Leader

Collapse

Announcement

Collapse
No announcement yet.

How to get hired ?

Collapse

300x250 Mobile

Collapse
X
 
  • Filter
  • Time
  • Show
Clear All
new posts

  • How to get hired ?

    Alright i was wondering if i could get some information from any Police Officers who might have some ideas for me. I live in a small Massachusetts town, I recently graduated from the local high school. I know age is a big thing in getting hired, most PD's is 21, and i'm only 18, but i'm just try to get myself set so I don't waste time. I was thinking of going into the military but decieded against it (although i've heard that it helps a lot on the tough civil service in Mass.) Everyone I know has been telling me how hard it is to get a job in MA. but i'm just trying to figure out what I can do to increase my chances.

    I plan on starting college next year and getting a two-year degree in criminal justice. I can't afford to go full time, so I'm planning on going part time and working somewhere else full time, I've heard that some departments hire college students for jobs around the station (I.E. assisting officers, doing paperwork ect.) I just haven't found any local departments that offer that. I'd take anytyhing to get in the door. But is there anything i can do while earning my degree that will help me get hired ???
    P.S. I'm not limiting myself to the local area, I will do anything to get my degree and get on a PD.

    Thanks
    Last edited by JSicko; 10-30-2003, 05:52 PM.

  • #2
    I just wanted to give you a little information on the hiring practices in New Jersey. Like Mass. it is also difficult to be hired. However, there are several ways of getting hired. Some New Jersey jurisdictions are Civil Service. This means that they hire off of a State Civil Service list. In January, the state places the announcement on their website, www.state.nj.us/personnel. These towns/county jurisdictions are bound by the policies set forth by the civil service department and it is the best way to get hired. Civil Service guidelines state that you can be hired at age 18 and the only educational requirement is a high school diploma or its equivalence. NJ only gives veterans preference to those who have been deemed by the state as served in a combat/hostile area, and they make the decision if you qualify.

    Other towns are what are called "Chief's Test" towns. These towns administer their own test and have their own guidelines. Most of these towns require you to be 21 years old, have at least 60 college credits or military experience. There is no schedule for these tests and each town administers their test on a different date. Just as a word of caution, these types of test tend to become very political.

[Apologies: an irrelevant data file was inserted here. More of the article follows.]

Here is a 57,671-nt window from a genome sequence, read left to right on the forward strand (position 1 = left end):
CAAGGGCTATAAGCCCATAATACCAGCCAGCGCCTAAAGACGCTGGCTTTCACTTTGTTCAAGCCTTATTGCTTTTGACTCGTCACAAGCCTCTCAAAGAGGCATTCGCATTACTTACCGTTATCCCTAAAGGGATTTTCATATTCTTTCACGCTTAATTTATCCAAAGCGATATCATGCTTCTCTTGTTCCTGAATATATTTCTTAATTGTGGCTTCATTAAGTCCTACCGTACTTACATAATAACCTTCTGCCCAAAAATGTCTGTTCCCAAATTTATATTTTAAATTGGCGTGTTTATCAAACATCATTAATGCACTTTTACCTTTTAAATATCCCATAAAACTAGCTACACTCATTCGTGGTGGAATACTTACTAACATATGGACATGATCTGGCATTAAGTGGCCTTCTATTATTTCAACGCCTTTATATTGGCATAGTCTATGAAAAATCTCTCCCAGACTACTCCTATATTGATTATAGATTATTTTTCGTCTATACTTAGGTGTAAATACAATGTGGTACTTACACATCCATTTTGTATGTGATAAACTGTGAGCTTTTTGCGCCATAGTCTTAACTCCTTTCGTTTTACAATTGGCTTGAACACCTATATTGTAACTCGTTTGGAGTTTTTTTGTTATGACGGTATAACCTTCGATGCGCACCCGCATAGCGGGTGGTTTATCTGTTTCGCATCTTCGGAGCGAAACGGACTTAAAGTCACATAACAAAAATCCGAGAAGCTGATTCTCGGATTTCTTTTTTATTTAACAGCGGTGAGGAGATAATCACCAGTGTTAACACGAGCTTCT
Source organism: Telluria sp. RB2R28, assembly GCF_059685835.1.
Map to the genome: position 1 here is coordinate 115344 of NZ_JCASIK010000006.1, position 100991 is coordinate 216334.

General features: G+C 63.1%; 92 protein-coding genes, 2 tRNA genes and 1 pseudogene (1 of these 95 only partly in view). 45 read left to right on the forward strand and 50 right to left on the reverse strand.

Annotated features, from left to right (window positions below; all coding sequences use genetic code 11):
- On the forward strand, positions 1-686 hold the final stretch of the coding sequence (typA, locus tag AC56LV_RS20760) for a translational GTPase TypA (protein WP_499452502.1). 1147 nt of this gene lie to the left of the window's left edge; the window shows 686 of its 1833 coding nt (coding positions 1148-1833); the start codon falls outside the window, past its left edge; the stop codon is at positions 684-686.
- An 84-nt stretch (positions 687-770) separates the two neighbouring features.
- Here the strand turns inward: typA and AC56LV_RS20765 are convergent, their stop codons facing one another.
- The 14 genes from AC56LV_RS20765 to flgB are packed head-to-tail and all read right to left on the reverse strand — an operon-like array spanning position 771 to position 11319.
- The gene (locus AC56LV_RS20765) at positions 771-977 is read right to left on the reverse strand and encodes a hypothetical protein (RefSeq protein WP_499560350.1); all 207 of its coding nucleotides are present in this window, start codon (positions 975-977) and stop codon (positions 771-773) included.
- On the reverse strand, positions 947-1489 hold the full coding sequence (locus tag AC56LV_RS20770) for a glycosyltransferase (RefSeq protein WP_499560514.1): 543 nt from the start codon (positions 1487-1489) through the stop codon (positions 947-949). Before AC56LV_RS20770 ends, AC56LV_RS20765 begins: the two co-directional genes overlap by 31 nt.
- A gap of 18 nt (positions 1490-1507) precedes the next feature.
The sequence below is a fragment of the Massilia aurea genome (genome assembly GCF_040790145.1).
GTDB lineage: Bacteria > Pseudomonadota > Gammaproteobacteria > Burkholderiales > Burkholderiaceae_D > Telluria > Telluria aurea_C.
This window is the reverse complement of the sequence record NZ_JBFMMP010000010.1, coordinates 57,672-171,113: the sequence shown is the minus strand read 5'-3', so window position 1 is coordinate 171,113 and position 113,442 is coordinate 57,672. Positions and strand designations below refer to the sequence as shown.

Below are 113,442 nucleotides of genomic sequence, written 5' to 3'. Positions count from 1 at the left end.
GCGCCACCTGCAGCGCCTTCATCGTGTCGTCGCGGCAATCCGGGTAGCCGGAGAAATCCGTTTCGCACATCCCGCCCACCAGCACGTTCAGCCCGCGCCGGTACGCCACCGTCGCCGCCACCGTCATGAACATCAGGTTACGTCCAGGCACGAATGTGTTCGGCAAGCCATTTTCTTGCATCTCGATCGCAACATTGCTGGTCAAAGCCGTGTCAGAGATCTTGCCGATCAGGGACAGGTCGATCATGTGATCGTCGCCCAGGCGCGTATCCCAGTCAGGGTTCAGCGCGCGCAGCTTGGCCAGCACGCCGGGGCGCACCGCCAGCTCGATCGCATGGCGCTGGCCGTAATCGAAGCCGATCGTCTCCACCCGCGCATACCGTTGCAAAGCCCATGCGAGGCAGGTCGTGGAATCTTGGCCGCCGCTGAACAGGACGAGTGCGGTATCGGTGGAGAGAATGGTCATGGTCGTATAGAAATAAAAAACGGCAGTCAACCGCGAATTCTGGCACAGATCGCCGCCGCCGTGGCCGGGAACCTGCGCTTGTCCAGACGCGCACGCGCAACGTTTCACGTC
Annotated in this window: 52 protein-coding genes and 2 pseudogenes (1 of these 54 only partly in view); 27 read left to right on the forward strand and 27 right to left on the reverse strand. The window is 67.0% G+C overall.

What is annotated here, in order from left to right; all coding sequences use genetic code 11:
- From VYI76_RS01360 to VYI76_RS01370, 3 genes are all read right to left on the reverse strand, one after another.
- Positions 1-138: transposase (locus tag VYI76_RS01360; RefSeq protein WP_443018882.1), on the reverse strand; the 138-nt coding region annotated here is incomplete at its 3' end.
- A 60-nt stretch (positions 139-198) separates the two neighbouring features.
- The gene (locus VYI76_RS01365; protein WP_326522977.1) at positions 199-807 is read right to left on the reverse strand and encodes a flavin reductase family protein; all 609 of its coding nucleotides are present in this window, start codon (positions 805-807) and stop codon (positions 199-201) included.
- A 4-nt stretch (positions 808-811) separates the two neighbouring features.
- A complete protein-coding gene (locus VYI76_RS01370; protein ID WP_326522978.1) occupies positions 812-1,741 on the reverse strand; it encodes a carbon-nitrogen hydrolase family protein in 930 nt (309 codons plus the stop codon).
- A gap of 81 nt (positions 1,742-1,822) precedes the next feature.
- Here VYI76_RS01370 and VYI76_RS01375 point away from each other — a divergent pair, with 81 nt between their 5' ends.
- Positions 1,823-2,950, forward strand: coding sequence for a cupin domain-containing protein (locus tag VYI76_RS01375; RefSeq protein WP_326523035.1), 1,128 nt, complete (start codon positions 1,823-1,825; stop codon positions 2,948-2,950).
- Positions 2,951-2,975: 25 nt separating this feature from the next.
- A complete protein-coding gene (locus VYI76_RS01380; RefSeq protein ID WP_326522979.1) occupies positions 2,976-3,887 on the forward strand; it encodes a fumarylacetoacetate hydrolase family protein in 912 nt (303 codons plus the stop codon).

A third way, which is relatively new, is known as the alternative route. This is when a qualified person, pays his/her own way through the police academy, then with their certification in hand they apply to different jurisdictions. As another word of caution, this system is very new and it is usually very difficult to find jurisdictions to hire this way. But it is starting to gain momentum in Central and Southern New Jersey. Some jurisdictions are beginning to like this route because they have nothing to loose. They're not paying for your training and your salary during training, so it is a win - win situation for them.

    Now for my personal advice, if you are determined to become a police officer take every test possible. The process tends to become very redundant, rigorous, and discouraging but you're still young and you still have a lot of time. I believe that the best route is to take tests administered by larger cities. Cities tend to pay less, but they are known to hire large groups of officers at one time. If at a later time, you do not feel that a large city is for you, you can transfer to a smaller one.

    Good Luck

    Comment


    • #3
      "A third way, which is relatively new, is known as the alternative route. This is when a qualified person, pays his/her own way through the police academy, then with their certification in hand they apply to different jurisdictions. As another word of caution, this system is very new and it is usually very difficult to find jurisdictions to hire this way. But it is starting to gain momentum in Central and Southern New Jersey. Some jurisdictions are beginning to like this route because they have nothing to loose. They're not paying for your training and your salary during training, so it is a win - win situation for them."